Liège-Bastogne-Liège 2016: The Route

Liège–Bastogne–LiègeSunday, April 24, 2016 – At 253 kilometres, ten Ardennes hills mark edition 102 of Liege-Bastogne-Liege. The distance is exactly the same as least year, yet the route offers a novelty. With 2.5 kilometres left the cobbled climb up Côte de la Rue de Naniot comes right after Côte de Saint-Nicolas. Furthermore, the infamous Stockeu is not in the 2016 Liege-Bastogne-Liege.

La Doyenne contains 10 climbs. There’s just one before the U-turn in Bastogne, 78.5 kilometres in. The Côte de la Roche Ardenne is a 2.8 kilometres climb at 6.2%. On the road back things get more tricky. Riders face the Côte de Saint-Roch with 125 kilomteres done. The steep climb was the centrepiece in stage 6 of last year’s Eneco Tour, a race won by Tim Wellens.

After 168.5 kilometres in the saddle Côte de Wanne is crested, marking the real start of the climbers fest that’s called Liege-Bastogne-Liege. In around 75 kilometers the remaining seven hills are to be braved.

While being crested with 179 kilometres done, the 2.8 kilometres climb up Côte de Haute Levée offers a steepest sector at 13%. Then comes Col du Rosier, at 4.4 kilometres the longest climb in Liege-Bastogne-Liege 2016, after which Col du Maquisard lay waiting, a 2.5 kilometres climb at 5%. The race is very much on at this point.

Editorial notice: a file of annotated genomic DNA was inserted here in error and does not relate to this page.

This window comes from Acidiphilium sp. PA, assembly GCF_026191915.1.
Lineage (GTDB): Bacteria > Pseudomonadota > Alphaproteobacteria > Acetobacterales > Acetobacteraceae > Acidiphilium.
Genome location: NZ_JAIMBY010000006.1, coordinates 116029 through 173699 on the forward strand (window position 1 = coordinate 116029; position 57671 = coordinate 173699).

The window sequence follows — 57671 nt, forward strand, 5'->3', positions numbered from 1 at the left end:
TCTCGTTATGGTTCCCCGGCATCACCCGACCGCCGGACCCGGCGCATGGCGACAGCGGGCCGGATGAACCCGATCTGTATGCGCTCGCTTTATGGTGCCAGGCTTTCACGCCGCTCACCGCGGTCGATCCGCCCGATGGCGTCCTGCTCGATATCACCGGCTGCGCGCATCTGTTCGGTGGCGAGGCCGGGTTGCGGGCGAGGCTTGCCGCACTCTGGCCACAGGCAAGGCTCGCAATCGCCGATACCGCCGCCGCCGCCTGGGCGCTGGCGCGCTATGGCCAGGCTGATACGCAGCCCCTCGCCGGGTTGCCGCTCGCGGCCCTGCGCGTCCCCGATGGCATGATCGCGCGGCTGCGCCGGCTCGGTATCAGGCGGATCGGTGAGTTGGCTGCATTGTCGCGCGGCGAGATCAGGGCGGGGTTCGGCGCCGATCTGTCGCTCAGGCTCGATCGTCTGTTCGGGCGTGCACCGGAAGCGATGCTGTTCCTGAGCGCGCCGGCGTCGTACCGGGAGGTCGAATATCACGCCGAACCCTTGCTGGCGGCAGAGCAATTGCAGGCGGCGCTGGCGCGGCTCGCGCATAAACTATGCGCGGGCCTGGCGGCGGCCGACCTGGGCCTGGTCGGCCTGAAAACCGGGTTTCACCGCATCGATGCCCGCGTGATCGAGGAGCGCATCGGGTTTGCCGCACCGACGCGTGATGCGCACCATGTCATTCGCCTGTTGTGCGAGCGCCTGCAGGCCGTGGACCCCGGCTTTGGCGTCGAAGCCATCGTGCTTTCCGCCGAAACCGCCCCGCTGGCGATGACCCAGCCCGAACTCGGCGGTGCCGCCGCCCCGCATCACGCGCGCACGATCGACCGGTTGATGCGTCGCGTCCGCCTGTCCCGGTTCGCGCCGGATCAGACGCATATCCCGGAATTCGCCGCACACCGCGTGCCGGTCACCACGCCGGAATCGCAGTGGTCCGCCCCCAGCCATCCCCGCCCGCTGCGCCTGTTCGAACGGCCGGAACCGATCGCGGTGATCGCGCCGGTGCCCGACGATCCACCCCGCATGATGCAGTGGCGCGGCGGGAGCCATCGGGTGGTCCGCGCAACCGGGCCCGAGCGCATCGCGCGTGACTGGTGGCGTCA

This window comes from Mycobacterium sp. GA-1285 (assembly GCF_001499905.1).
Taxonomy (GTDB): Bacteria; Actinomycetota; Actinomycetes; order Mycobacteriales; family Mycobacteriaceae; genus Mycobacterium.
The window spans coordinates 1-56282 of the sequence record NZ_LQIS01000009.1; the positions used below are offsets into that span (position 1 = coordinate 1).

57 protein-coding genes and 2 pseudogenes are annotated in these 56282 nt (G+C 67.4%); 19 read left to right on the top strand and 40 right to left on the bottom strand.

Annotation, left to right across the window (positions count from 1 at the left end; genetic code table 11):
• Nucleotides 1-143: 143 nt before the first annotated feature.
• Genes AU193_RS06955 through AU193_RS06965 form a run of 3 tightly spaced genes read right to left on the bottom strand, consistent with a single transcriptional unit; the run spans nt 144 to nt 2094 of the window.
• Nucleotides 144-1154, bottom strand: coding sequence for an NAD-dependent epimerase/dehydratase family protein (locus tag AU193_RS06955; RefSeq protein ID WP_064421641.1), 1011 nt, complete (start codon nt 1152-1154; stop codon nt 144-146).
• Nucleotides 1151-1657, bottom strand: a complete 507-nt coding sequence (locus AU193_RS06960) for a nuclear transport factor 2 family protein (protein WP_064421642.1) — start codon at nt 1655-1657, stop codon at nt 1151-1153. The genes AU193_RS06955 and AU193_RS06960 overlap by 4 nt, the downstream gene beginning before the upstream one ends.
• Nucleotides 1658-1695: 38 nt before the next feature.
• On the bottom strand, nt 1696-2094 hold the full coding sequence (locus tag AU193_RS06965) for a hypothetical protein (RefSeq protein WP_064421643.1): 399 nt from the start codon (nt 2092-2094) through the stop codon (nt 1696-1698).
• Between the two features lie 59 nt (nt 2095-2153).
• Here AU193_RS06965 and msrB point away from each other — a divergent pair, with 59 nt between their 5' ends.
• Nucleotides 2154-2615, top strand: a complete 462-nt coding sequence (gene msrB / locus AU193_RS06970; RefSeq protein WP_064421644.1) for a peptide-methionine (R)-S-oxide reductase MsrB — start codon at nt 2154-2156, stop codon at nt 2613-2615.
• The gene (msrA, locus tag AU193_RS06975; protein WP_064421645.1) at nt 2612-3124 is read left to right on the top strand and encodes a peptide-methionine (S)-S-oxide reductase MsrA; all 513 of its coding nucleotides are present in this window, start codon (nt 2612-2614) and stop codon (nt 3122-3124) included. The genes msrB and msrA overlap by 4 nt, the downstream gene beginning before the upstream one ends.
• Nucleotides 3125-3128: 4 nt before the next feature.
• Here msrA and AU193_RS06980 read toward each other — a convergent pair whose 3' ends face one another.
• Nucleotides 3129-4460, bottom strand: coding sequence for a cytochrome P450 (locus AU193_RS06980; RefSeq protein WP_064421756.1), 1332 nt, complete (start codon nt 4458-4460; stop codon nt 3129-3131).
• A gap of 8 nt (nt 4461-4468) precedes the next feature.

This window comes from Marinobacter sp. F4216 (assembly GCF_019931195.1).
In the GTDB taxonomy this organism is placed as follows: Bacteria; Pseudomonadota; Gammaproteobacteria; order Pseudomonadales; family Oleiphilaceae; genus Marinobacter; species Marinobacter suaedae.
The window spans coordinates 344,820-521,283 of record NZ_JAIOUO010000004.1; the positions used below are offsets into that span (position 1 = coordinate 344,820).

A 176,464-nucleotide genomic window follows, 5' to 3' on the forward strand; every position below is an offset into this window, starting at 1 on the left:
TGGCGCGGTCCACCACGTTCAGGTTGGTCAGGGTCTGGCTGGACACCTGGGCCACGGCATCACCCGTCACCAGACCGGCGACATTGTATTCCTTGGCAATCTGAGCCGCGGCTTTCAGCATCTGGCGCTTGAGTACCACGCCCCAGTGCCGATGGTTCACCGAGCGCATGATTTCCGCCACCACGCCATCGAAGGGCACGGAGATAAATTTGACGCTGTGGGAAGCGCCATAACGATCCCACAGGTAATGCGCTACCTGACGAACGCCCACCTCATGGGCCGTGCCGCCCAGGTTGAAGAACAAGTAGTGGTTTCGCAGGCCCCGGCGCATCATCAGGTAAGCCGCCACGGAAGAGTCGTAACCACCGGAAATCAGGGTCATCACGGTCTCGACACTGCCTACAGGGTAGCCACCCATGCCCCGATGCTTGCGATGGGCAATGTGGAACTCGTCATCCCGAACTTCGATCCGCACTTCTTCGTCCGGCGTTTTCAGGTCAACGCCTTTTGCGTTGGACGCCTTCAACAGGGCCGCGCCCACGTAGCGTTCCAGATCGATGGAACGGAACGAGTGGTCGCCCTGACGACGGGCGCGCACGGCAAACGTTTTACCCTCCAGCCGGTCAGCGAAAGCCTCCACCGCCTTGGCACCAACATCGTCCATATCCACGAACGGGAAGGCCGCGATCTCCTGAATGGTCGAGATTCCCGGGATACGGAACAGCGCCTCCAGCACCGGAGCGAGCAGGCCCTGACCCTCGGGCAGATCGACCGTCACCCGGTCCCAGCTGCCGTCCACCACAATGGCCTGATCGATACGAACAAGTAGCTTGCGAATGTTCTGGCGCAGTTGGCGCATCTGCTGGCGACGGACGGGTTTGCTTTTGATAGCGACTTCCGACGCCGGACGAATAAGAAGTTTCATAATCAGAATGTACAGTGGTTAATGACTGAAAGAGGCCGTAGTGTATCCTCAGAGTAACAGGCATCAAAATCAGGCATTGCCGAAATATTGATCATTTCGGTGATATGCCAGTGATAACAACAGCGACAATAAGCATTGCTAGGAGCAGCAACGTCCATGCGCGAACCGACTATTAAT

High time for the race’s centrepiece, La Redoute, a calf crusher with a maximum gradient of 22%. Halfway up the ramp a 500 metres section is 13% on average. Attacks here often decide the outcome of the race. Still a good 36 kilometres to go now.

Following a short drop, a 290 metres climb takes the riders into Sprimont before a longer drop takes them to the Côte de la Roche-aux-Faucons. With 20.5 kilometres left the climb is history after a 1.3 kilometre toil at 11%. Expect only a small selection still in contention at this point.

The energy sapping Saint-Nicolas used to be the closing climb in Liege-Bastogne-Liege, but as of 2016 things are different. The ramp opens with 500 metres at 10.9%, after which the climb flattens out slightly, yet the 1.2 kilometre slope still account for an 8.6% average gradient.

The finish used to be 5 kilometres after the Sain-Nicolas, now it is 6.5 kilometres and in between is something new to chew on: Côte de la Rue de Naniot. The cobbled climb is 600 metres at 10.5%.

Only 2.5 kilometres left. Following a short descent the familiar roads take the riders to the slighty uphill in Ans.

Race results/race report Liège–Bastogne–Liège 2016.

Liège–Bastogne–Liège 2016: Route maps, height profiles, and more

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